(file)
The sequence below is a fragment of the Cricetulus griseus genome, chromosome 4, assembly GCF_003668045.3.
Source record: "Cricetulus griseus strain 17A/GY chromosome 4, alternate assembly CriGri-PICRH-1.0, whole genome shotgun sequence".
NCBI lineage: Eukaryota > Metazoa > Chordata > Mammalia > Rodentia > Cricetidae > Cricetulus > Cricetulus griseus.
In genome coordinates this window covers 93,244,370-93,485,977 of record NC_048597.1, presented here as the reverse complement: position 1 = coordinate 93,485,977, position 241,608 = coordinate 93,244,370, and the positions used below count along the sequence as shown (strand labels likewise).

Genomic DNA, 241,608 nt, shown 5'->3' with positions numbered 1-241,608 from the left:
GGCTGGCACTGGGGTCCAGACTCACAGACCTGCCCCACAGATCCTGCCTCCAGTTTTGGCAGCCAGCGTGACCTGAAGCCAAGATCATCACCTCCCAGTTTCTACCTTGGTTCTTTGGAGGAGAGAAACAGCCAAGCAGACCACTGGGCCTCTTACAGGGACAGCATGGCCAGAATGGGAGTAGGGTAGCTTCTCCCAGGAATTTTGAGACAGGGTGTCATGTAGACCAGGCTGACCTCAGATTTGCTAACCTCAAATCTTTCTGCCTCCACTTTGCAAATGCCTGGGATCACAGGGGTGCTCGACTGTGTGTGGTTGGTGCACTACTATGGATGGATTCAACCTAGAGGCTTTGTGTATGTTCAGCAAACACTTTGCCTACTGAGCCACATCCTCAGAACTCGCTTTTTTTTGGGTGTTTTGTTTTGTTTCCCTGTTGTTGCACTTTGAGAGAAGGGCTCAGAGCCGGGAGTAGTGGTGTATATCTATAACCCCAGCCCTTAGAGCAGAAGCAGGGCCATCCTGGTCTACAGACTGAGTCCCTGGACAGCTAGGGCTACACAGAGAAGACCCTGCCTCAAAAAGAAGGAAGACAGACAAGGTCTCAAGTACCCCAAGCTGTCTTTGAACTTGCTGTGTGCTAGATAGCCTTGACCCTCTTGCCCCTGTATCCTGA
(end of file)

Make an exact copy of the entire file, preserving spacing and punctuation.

The sequence below is a fragment of the Cricetulus griseus genome, chromosome 4, assembly GCF_003668045.3.
Source record: "Cricetulus griseus strain 17A/GY chromosome 4, alternate assembly CriGri-PICRH-1.0, whole genome shotgun sequence".
NCBI lineage: Eukaryota > Metazoa > Chordata > Mammalia > Rodentia > Cricetidae > Cricetulus > Cricetulus griseus.
In genome coordinates this window covers 93,244,370-93,485,977 of record NC_048597.1, presented here as the reverse complement: position 1 = coordinate 93,485,977, position 241,608 = coordinate 93,244,370, and the positions used below count along the sequence as shown (strand labels likewise).

Genomic DNA, 241,608 nt, shown 5'->3' with positions numbered 1-241,608 from the left:
GGCTGGCACTGGGGTCCAGACTCACAGACCTGCCCCACAGATCCTGCCTCCAGTTTTGGCAGCCAGCGTGACCTGAAGCCAAGATCATCACCTCCCAGTTTCTACCTTGGTTCTTTGGAGGAGAGAAACAGCCAAGCAGACCACTGGGCCTCTTACAGGGACAGCATGGCCAGAATGGGAGTAGGGTAGCTTCTCCCAGGAATTTTGAGACAGGGTGTCATGTAGACCAGGCTGACCTCAGATTTGCTAACCTCAAATCTTTCTGCCTCCACTTTGCAAATGCCTGGGATCACAGGGGTGCTCGACTGTGTGTGGTTGGTGCACTACTATGGATGGATTCAACCTAGAGGCTTTGTGTATGTTCAGCAAACACTTTGCCTACTGAGCCACATCCTCAGAACTCGCTTTTTTTTGGGTGTTTTGTTTTGTTTCCCTGTTGTTGCACTTTGAGAGAAGGGCTCAGAGCCGGGAGTAGTGGTGTATATCTATAACCCCAGCCCTTAGAGCAGAAGCAGGGCCATCCTGGTCTACAGACTGAGTCCCTGGACAGCTAGGGCTACACAGAGAAGACCCTGCCTCAAAAAGAAGGAAGACAGACAAGGTCTCAAGTACCCCAAGCTGTCTTTGAACTTGCTGTGTGCTAGATAGCCTTGACCCTCTTGCCCCTGTATCCTGA